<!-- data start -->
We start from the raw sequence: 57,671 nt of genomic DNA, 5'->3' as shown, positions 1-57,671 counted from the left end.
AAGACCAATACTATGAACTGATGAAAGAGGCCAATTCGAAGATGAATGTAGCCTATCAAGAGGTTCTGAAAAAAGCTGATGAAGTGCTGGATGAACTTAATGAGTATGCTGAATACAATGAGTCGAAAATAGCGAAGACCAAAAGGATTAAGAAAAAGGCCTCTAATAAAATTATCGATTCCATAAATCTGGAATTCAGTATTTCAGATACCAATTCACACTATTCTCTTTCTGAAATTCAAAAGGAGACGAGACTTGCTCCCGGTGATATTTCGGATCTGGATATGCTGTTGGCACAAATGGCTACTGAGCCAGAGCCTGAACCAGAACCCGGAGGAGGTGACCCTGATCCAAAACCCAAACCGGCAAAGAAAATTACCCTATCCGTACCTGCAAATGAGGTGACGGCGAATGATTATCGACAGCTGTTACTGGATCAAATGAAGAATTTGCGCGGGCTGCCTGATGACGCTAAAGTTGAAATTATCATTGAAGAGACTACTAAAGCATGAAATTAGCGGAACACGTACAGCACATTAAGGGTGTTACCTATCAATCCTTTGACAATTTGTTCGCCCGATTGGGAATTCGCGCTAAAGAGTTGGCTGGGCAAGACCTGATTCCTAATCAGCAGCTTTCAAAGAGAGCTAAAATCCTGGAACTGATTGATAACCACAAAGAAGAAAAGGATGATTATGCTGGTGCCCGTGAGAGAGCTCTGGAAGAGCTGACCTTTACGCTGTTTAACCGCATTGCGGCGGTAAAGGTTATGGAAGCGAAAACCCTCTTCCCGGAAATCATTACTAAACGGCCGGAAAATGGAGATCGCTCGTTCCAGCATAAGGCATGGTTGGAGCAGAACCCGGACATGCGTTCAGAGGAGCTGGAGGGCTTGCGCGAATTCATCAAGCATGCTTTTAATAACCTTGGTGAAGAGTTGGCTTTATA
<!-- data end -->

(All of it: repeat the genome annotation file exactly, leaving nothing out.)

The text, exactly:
We start from the raw sequence: 57,671 nt of genomic DNA, 5'->3' as shown, positions 1-57,671 counted from the left end.
AAGACCAATACTATGAACTGATGAAAGAGGCCAATTCGAAGATGAATGTAGCCTATCAAGAGGTTCTGAAAAAAGCTGATGAAGTGCTGGATGAACTTAATGAGTATGCTGAATACAATGAGTCGAAAATAGCGAAGACCAAAAGGATTAAGAAAAAGGCCTCTAATAAAATTATCGATTCCATAAATCTGGAATTCAGTATTTCAGATACCAATTCACACTATTCTCTTTCTGAAATTCAAAAGGAGACGAGACTTGCTCCCGGTGATATTTCGGATCTGGATATGCTGTTGGCACAAATGGCTACTGAGCCAGAGCCTGAACCAGAACCCGGAGGAGGTGACCCTGATCCAAAACCCAAACCGGCAAAGAAAATTACCCTATCCGTACCTGCAAATGAGGTGACGGCGAATGATTATCGACAGCTGTTACTGGATCAAATGAAGAATTTGCGCGGGCTGCCTGATGACGCTAAAGTTGAAATTATCATTGAAGAGACTACTAAAGCATGAAATTAGCGGAACACGTACAGCACATTAAGGGTGTTACCTATCAATCCTTTGACAATTTGTTCGCCCGATTGGGAATTCGCGCTAAAGAGTTGGCTGGGCAAGACCTGATTCCTAATCAGCAGCTTTCAAAGAGAGCTAAAATCCTGGAACTGATTGATAACCACAAAGAAGAAAAGGATGATTATGCTGGTGCCCGTGAGAGAGCTCTGGAAGAGCTGACCTTTACGCTGTTTAACCGCATTGCGGCGGTAAAGGTTATGGAAGCGAAAACCCTCTTCCCGGAAATCATTACTAAACGGCCGGAAAATGGAGATCGCTCGTTCCAGCATAAGGCATGGTTGGAGCAGAACCCGGACATGCGTTCAGAGGAGCTGGAGGGCTTGCGCGAATTCATCAAGCATGCTTTTAATAACCTTGGTGAAGAGTTGGCTTTATA